I'm with Bob on the appliances. Because of the cold mornings the furnace and cook top are almost used daily in the morning. Later in the day the propane fridge keeps things cool. It's really nice to have a cold beverage when sitting in the 80 to 90 afternoons.

Camping in the winter. That's when we do most of our camping. Usually in AZ, NM, TX, LA and Death Valley CA.

We camp year around and in the past 10 years have spent about 10 nights with electric hookups. Looks like I'll increase that by 50% around Christmas, Christmas near New Orleans this year.
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Old 09-11-2015, 03:45 PM   #7
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Name: JD
Trailer: Scamp 16 Modified (BIGLY)
Florida
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To each his own I say. Personally I have removed almost all of the LP appliances. Well not really since most of them were already missing when we bought the much abused 1986 Scamp.
I installed a Dometic 12/120 volt refrigerator (about 3.5 Amp load.) we have a convection microwave we may or may not use. That and an electric skillet or hotplate.
The hot water is from a 2 gpm LP gas tankless heater mounted on the tongue.
For heat and cooling we have a 9000 BUT mini-split heat pump.
I guess we are almost all electric. We just bought a Harbor freight 2500 watt inverter generator for emergency use (hurricanes down here in South Alabama). At 60 lbs I don't know if we will be taking it with us or not.
The lights are all LED
ans I am investigating installing solar panels, but not quite yet. A/C is too important here in the muggy South. The A/C means we will be camping mostly at sites with hookups or plugged in at the kid's place on the beach.
I guess it's your choice to go electric or LP and it would depend on if A/C is in the picture to me and how you intend to use your camper.
These older eggs offer a lot of choices and the cost is not prohibitive to modify one the way you want it. I surely have done so.
You have my permission to do what you want with your camper!
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Old 09-11-2015, 04:01 PM   #8
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Quote:
Originally Posted by redbarron55 View Post
To each his own I say. Personally I have removed almost all of the LP appliances. Well not really since most of them were already missing when we bought the much abused 1986 Scamp.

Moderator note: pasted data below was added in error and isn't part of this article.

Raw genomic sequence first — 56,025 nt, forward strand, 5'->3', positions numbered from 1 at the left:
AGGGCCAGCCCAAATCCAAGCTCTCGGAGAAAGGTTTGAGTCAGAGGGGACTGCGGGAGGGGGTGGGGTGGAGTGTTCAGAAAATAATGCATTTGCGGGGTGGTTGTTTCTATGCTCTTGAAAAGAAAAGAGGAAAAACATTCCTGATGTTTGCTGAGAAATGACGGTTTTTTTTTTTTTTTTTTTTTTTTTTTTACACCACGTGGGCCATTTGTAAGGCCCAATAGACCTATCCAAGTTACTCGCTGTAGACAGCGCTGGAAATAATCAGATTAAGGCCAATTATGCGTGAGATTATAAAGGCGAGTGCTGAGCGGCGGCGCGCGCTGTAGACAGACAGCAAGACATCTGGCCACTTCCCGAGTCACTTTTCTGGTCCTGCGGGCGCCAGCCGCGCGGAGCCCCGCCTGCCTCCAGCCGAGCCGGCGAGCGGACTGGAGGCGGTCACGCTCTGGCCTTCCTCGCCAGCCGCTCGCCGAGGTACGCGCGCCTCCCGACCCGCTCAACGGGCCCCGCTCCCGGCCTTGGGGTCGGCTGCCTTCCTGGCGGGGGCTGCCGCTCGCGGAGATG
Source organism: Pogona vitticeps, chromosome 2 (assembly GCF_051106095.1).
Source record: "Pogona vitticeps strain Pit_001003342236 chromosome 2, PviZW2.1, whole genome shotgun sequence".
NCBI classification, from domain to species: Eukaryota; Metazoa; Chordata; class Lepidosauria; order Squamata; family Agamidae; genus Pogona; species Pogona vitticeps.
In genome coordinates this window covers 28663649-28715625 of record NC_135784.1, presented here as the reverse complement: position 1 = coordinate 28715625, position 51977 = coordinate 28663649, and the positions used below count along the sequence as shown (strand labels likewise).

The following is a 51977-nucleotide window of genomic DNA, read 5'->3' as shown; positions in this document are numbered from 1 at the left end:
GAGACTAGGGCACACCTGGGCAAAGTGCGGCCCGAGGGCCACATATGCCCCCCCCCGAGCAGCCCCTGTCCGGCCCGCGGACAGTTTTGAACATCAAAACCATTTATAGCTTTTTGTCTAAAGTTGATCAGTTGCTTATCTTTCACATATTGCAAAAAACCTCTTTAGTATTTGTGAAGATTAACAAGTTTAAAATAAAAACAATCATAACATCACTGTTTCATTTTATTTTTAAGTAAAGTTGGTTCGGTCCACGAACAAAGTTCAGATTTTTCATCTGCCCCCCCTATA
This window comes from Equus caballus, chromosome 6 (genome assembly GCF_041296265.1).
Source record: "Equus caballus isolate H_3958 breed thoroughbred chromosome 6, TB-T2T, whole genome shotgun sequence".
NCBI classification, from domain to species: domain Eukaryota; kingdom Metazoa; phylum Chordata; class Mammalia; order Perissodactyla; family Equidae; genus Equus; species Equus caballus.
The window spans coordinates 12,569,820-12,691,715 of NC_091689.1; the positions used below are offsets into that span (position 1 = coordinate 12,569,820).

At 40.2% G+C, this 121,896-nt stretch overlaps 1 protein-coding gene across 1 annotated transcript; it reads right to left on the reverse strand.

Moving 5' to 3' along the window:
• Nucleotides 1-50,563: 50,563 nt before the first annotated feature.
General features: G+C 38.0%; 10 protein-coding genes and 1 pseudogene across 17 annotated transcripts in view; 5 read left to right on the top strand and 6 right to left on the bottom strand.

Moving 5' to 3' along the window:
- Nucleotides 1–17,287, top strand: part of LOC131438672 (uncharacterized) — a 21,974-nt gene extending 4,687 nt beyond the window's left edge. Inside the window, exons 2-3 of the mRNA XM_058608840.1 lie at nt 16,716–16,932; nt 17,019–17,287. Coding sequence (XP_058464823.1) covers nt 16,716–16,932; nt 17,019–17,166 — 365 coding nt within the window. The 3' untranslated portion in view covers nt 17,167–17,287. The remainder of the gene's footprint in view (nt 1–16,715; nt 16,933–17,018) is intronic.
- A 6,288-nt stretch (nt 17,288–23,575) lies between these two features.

I installed a Dometic 12/120 volt refrigerator (about 3.5 Amp load.) we have a convection microwave we may or may not use. That and an electric skillet or hotplate.
The hot water is from a 2 gpm LP gas tankless heater mounted on the tongue.
For heat and cooling we have a 9000 BUT mini-split heat pump.
I guess we are almost all electric. We just bought a Harbor freight 2500 watt inverter generator for emergency use (hurricanes down here in South Alabama). At 60 lbs I don't know if we will be taking it with us or not.
The lights are all LED
ans I am investigating installing solar panels, but not quite yet. A/C is too important here in the muggy South. The A/C means we will be camping mostly at sites with hookups or plugged in at the kid's place on the beach.
I guess it's your choice to go electric or LP and it would depend on if A/C is in the picture to me and how you intend to use your camper.
These older eggs offer a lot of choices and the cost is not prohibitive to modify one the way you want it. I surely have done so.
You have my permission to do what you want with your camper!

Of course you can have it your way. That is until the infra structure fails, which it will. It's already failed many times in different parts of the country. The great NY blackout, Katrina, wild fires, etc. all provide for disruption in the infrastructure. A backhoe cuts a fiber optic cable, cuts off communication in and around several small towns. I know it will never happen to me...
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Old 09-11-2015, 04:28 PM   #9
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Name: Steve
Trailer: Scamp 13
California
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We use the cook top pretty much only to boil water. When we have 120 volt AC we use an electric new Wave oven inside the trailer. We can cook almost anything on it and all mess grease and smell stays inside the plastic dome. We line the bottom with aluminium foil so most of the mess gets wadded up and tossed in the trash. It doesn't heat up the small confines of the trailer to any noticeable level.

Now for Propane we wouldn't be without our heater and fridge. The cook top could be easily replaced with our portable stove or even our portable propane BBQ which we use all the time outside. We don't do coffee so instant access to a burner isn't very important to us. We have a cutting board cover over the cook top. I wouldn't go out of my way to remove the cook top. A recessed mounted Coleman stove would be a better choice for a cook top. One of the recessed modern cook tops with sink unit built in would also be a nice replacement making for a much flatter work space.